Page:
This Human Rights Watch report documents the deterioration in the security of the estimated 34,000 Palestinian refugees in Iraq since the fall of Baghdad in April 2003. Since then, militant groups have targeted Iraqi Palestinians and have evicted them from their homes, largely because of the benefits these refugees received from Saddam Hussein’s government.
While the war raged in Lebanon, the other theater in the Arab-Israeli conflict, Gaza, was often overlooked. Though a cease-fire has stopped the fighting in the north, violence continues in Gaza. But Palestinian officials may form a "national unity" government as a result.
This report from the International Crisis Group pieces together the current crisis in Israel, the occupied Palestinian territories, Lebanon and elsewhere, based on talks with officials and others, including Hamas and Hezbollah representatives. There are many dimensions to the explanation of why the capture of three soldiers has, so suddenly and so intensely, escalated at an extraordinary pace into a deep and widespread conflict: local ones like Hamas's struggle to govern and Hezbollah's desire to maintain its special status in Lebanon; regional ones, notably the ongoing Arab-Israeli conflict, Syria's interests in Lebanon, and the growing Sunni-Shiite divide; and wider international ones, especially the confrontation between Washington and Tehran.
Israeli forces enter Lebanon as back-and-forth missile attacks between Hezbollah and Israel escalate. EU and UN officials have called for the deployment of international peacekeepers to defuse the crisis.
Violence worsens as Israeli forces move deeper into Palestinian territories in search of an Israeli soldier held by militants. Regional efforts to secure the soldier's release have had little effect as Palestinians continue launching rockets at Israel and the Israeli government escalates its military campaign.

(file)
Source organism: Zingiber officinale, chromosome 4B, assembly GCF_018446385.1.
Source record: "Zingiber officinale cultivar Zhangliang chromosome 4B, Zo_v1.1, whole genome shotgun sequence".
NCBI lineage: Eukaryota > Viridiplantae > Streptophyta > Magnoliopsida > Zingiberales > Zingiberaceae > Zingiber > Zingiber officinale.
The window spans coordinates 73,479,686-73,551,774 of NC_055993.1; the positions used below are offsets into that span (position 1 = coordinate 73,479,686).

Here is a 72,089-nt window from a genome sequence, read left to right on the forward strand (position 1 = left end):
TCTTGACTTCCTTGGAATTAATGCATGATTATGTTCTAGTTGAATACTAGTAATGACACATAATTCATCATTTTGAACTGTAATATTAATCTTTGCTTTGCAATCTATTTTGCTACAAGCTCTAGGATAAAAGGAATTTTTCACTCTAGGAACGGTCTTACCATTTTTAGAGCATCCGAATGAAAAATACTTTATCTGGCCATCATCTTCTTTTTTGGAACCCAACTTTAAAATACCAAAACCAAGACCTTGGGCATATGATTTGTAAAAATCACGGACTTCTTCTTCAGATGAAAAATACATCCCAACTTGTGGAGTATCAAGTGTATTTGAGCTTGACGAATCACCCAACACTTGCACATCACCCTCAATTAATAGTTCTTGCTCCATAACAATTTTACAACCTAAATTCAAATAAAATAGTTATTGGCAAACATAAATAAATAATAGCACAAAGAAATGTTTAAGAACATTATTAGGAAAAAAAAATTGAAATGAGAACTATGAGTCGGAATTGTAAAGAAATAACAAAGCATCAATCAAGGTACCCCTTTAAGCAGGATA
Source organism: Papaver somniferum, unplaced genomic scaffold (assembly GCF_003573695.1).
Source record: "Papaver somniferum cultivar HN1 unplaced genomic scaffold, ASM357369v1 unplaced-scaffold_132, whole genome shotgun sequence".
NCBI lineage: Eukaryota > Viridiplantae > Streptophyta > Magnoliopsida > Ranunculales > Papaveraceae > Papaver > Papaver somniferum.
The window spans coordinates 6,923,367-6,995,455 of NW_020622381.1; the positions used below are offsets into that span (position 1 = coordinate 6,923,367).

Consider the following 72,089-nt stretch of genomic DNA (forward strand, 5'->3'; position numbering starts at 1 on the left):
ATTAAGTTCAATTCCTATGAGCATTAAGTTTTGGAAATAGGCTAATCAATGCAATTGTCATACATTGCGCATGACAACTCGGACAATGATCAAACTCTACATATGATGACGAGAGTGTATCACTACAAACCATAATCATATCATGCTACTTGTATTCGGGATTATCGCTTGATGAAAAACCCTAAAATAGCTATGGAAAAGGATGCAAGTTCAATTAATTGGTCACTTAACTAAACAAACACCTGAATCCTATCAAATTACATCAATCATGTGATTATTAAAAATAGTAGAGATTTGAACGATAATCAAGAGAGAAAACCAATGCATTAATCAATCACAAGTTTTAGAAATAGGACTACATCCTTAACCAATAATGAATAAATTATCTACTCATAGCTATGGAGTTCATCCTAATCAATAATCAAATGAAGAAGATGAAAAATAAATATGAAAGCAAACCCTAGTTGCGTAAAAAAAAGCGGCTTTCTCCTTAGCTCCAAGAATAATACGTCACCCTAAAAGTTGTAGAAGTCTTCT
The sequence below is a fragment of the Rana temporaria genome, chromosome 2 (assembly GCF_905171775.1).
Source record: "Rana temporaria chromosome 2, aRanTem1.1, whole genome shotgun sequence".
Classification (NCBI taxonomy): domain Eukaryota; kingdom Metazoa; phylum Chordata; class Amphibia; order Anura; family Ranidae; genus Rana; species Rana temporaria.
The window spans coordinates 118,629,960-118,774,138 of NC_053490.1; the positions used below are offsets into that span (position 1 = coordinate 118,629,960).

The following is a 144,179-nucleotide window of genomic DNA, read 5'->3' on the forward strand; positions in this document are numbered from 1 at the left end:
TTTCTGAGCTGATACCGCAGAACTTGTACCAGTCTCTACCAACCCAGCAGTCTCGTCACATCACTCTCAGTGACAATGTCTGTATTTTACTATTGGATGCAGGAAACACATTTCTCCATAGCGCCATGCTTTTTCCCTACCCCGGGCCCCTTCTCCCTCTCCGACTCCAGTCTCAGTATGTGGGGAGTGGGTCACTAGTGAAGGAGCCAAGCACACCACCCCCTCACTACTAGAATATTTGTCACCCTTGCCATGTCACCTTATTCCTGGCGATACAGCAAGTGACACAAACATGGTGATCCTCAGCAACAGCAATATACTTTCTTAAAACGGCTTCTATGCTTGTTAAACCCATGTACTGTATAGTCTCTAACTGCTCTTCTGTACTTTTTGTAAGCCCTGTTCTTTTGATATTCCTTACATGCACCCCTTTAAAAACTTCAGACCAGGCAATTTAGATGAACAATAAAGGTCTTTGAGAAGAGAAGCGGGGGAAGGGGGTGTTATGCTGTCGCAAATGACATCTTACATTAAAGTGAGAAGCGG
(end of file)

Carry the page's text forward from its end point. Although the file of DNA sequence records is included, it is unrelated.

Steven Simon, a leading Middle East expert, says the crisis over the abduction of an Israeli soldier by Palestinian militants may drag on for some time because of the "two new and essentially weak governments." He says Israeli Prime Minister Ehud Olmert will not negotiate a prisoner exchange and the Hamas leadership is fractured and unlikely to turn over the prisoner unconditionally.
Israeli forces have broadened their ground and air assault from the Gaza Strip to the West Bank, where they arrested some dozen Hamas cabinet ministers and lawmakers. The operation came as Palestinian factions neared agreement on an approach to peace talks that could commit Hamas to an implicit recognition of Israel's right to exist.
The Hamas leadership of the Palestinian Authority has come close to an agreement that calls for a Palestinian state, but denies it is recognizing Israel. Reports of the agreement between Hamas and Fatah come after weeks of bitter negotiations and escalating violence have prompted Israeli forces to mass on the Gaza border in preparation for an invasion.
The EU answers frequently asked questions on European policy towards Israel and Palestinians, including violence and terrroism, financial assistance to the Palestinians, alleged misuse of EU funds, Palestinian education, sanctions against Israel, settlements, separation barrier, refugees, etc.
A series of events—the latest an Israeli shelling Tuesday which killed at least nine—has shattered the relative calm between Israel and the Palestinians since the election of Hamas in January. Responding to an earlier shelling which Israel denies, Hamas called off a self-imposed truce and raised fears of a new round of Palestinian-Israeli violence.
Judith Kipper says the economic boycott of the Hamas government has created a major crisis in the Palestinian territories: "The situation is extremely dangerous because the humanitarian despair is really, really drastic, particularly in Gaza: people are hungry and dying." She says both Israel and the United States miscalculated when they sought to cut off the newly-elected Hamas government from international aid.
Mahmoud Abbas extends the deadline for Hamas to agree to negotiate with Israel, or else face a public referendum on the issue. Polls show Palestinians are overwhelmingly in favor of the deal, but Hamas—which leads the Palestinian Authority government—still refuses to recognize Israel. The group's intransigence is causing widespread hardship.
Ziad J. Asali, president and founder of the American Task Force on Palestine, a group dedicated to setting up a state of Palestine alongside that of Israel, says that the call two weeks ago by Palestinian President Mahmoud Abbas for a referendum by Palestinians on whether to proceed with negotiations for a two-state solution with Israel has energized many Palestinians who had earlier believed he was too weak.
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